This is a straight entry to the dream factory of Hollywood. It is a movie for those who have spend large parts of their lives in vivid celluloid narratives. For those who are deliberately following a liar who tells doubtful accounts from a fictitious world somewhere, of a scale bigger than life. Definitely for me.
I delved into the story of Eddie Mannix and became part of his life as a kind of circus director, whose duty is to manage various show acts, preventing the happening of evil and to solve problems where incidents already occurred. A problem solver, a type of character cinema is full of. But Eddie’s tasks are at an extra layer, because he acts at the root of all main stream movies: he keeps a film studio running. Capitol Pictures is a fake invention of the Coen brothers, as well as all acting actors. “Hail, Caesar” is a mother of all film-in-film movies.
This movie feels so fifties, it looks so perfect in it’s various versions of style – from a musical to a water ballet, a sandal movie as well as a drama (greatly exaggerated by it’s director, played by Ralph Fiennes). Not to mention the B–movieish western.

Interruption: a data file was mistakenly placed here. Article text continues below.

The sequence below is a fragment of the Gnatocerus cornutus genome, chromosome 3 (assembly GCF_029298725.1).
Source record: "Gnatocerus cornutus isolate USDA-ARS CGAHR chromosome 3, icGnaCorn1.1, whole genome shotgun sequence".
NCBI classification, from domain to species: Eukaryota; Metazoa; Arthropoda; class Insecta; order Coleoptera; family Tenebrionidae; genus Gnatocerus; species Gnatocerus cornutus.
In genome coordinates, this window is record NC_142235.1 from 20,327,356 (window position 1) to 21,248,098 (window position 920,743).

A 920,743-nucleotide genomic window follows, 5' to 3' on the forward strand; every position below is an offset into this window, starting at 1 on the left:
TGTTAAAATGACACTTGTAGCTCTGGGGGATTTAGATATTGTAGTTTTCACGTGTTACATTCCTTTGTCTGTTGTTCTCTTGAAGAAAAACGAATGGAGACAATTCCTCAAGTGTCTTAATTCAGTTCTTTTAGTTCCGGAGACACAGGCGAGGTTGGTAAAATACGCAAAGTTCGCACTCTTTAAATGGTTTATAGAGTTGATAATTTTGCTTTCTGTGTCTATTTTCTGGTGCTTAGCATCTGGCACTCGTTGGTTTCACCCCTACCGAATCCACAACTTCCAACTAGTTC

I felt the tension while I was accompanying Eddie Mannix on his way through the everyday hassle. Tilda Swinton caused hilarious trouble, playing identical twins whose reputation as columnists are questionable and which are at odds with each other. And this is just one subplot – besides the major issue of hostage-taking Georg Clooney.
I’ve read that this movie is tame, because nothing is at stake. But analyzing my heart rate offers the great participation I had. Look at the second half with it’s large red areas and watch out for the wavy trendline. Unfortunately I can’t tell what caused the green gap after 47 minutes. Again, this is still the weakness: not having the movie at hand to look for the scene which caused it.
I was surprised seeing the end titles – this is it? Wait, Eddy, you still need to solve… no you don’t. With great simplicity and almost unnoticeable the Coen brothers have all loose ends be spun together. Although I would have loved to stay with Josh Brolin and all the others for a while.
Yes, the movie is very artificial. The Coen brothers are at no point trying to blur the boundaries between the fictional story and my life. It is on screen and it stays there. But I was deliberately be part of it. According to the résumé of my seat neighbors – they where not. What did they say? Special humor? I beg your pardon, it’s the Coen brothers.